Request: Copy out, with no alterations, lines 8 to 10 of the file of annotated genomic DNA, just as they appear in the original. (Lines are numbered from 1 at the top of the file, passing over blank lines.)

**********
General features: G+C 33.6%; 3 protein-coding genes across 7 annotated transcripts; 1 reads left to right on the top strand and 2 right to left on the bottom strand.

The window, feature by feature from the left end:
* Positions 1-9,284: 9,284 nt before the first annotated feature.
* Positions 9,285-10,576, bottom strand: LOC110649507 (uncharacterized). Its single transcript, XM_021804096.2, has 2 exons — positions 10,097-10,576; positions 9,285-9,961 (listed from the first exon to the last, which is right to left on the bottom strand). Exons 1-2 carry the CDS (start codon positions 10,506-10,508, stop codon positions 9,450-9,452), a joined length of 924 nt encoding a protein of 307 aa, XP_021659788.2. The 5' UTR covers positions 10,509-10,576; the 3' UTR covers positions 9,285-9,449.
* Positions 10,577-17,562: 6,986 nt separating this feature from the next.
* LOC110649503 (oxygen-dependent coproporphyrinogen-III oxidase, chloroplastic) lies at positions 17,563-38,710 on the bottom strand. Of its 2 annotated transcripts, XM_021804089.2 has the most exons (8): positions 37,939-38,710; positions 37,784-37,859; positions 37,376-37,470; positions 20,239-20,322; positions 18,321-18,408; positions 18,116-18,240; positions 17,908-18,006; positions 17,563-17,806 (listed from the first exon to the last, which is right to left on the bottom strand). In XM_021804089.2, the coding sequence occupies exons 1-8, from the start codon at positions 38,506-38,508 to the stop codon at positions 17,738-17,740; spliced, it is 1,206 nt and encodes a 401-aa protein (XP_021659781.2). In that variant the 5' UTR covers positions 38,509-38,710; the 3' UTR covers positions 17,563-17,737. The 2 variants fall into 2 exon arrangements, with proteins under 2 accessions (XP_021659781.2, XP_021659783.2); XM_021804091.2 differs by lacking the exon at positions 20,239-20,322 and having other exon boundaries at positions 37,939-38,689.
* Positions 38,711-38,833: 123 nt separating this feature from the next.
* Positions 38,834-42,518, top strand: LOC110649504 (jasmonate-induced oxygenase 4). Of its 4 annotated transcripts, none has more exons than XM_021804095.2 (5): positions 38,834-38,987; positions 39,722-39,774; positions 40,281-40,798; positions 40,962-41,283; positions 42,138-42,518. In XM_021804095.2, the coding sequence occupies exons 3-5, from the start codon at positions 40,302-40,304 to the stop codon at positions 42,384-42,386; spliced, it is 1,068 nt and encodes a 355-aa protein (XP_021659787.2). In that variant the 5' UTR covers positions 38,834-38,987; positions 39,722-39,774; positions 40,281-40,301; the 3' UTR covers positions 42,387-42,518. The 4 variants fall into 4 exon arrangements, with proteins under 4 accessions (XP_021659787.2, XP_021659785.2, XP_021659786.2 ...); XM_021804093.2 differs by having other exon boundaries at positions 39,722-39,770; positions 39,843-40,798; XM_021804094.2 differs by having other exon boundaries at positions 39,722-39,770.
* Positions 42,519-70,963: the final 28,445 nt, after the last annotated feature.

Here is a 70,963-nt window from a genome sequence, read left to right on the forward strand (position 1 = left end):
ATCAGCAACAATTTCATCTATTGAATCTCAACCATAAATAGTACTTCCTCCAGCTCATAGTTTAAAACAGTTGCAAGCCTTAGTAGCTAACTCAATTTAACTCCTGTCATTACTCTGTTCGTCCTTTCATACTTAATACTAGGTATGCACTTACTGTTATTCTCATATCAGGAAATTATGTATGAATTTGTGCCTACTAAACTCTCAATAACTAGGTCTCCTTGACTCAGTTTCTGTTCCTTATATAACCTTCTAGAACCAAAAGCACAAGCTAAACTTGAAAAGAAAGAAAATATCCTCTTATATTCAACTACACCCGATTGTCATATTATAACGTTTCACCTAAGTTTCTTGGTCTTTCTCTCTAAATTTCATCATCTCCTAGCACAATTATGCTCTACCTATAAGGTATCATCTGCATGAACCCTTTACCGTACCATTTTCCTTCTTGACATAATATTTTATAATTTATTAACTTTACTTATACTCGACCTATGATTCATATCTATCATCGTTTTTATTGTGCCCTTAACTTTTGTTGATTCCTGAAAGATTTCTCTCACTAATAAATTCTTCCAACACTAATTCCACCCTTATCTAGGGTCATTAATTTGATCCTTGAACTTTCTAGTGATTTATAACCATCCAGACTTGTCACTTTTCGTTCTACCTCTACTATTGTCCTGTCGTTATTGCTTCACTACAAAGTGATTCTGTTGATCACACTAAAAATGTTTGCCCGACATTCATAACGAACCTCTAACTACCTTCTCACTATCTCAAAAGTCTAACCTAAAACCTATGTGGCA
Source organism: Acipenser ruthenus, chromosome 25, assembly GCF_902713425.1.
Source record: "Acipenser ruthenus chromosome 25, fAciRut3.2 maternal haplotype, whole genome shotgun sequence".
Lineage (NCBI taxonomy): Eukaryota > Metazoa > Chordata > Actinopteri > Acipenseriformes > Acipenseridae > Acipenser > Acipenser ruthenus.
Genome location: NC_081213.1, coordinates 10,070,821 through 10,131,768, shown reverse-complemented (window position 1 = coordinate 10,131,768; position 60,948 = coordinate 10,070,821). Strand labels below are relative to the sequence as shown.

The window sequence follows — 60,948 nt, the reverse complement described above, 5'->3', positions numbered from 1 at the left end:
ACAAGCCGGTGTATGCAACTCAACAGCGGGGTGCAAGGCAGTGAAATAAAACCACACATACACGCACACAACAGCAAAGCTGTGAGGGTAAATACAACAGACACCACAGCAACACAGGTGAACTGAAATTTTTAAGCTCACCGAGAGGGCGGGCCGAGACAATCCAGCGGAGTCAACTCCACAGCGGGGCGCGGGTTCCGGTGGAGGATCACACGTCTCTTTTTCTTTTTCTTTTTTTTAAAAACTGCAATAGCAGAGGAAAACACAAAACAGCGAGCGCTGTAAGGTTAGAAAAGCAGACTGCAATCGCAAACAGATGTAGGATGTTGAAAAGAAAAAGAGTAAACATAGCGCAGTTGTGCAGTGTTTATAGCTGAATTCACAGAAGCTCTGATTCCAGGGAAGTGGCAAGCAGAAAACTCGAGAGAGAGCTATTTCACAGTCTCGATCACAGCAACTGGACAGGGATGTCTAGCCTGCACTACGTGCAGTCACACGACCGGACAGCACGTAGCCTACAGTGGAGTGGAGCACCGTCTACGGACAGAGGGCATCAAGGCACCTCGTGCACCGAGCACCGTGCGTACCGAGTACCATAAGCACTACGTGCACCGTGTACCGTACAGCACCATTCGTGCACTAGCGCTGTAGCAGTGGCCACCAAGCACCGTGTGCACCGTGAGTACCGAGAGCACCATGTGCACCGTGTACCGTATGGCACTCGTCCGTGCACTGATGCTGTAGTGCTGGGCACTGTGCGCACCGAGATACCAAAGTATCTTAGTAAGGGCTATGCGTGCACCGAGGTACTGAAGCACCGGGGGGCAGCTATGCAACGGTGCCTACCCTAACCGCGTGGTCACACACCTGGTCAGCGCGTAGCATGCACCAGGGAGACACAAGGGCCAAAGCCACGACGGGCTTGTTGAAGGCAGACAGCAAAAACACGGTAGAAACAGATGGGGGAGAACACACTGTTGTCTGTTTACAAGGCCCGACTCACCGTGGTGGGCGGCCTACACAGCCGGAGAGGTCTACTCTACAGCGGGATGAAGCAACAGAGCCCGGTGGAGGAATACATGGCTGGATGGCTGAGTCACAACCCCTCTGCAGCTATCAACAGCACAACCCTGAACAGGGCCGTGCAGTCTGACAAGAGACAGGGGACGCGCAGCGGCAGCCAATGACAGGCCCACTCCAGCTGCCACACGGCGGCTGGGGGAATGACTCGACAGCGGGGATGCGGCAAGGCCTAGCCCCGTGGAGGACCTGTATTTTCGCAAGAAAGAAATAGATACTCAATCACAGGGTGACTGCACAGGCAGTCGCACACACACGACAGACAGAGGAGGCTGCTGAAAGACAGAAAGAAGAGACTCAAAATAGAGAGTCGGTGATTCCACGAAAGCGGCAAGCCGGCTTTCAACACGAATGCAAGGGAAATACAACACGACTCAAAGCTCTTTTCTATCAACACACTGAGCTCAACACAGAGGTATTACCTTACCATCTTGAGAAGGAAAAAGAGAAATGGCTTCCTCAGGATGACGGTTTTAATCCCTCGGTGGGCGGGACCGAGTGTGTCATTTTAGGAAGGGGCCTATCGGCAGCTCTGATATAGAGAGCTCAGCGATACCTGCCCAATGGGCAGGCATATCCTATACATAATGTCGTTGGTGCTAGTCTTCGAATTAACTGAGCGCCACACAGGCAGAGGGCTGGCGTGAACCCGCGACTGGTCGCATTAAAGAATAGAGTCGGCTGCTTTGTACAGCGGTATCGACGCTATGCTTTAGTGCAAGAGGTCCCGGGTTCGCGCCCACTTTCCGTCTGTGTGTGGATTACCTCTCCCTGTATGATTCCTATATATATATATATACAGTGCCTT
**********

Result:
* Positions 38,834-42,518, top strand: LOC110649504 (jasmonate-induced oxygenase 4). Of its 4 annotated transcripts, none has more exons than XM_021804095.2 (5): positions 38,834-38,987; positions 39,722-39,774; positions 40,281-40,798; positions 40,962-41,283; positions 42,138-42,518. In XM_021804095.2, the coding sequence occupies exons 3-5, from the start codon at positions 40,302-40,304 to the stop codon at positions 42,384-42,386; spliced, it is 1,068 nt and encodes a 355-aa protein (XP_021659787.2). In that variant the 5' UTR covers positions 38,834-38,987; positions 39,722-39,774; positions 40,281-40,301; the 3' UTR covers positions 42,387-42,518. The 4 variants fall into 4 exon arrangements, with proteins under 4 accessions (XP_021659787.2, XP_021659785.2, XP_021659786.2 ...); XM_021804093.2 differs by having other exon boundaries at positions 39,722-39,770; positions 39,843-40,798; XM_021804094.2 differs by having other exon boundaries at positions 39,722-39,770.
* Positions 42,519-70,963: the final 28,445 nt, after the last annotated feature.

Here is a 70,963-nt window from a genome sequence, read left to right on the forward strand (position 1 = left end):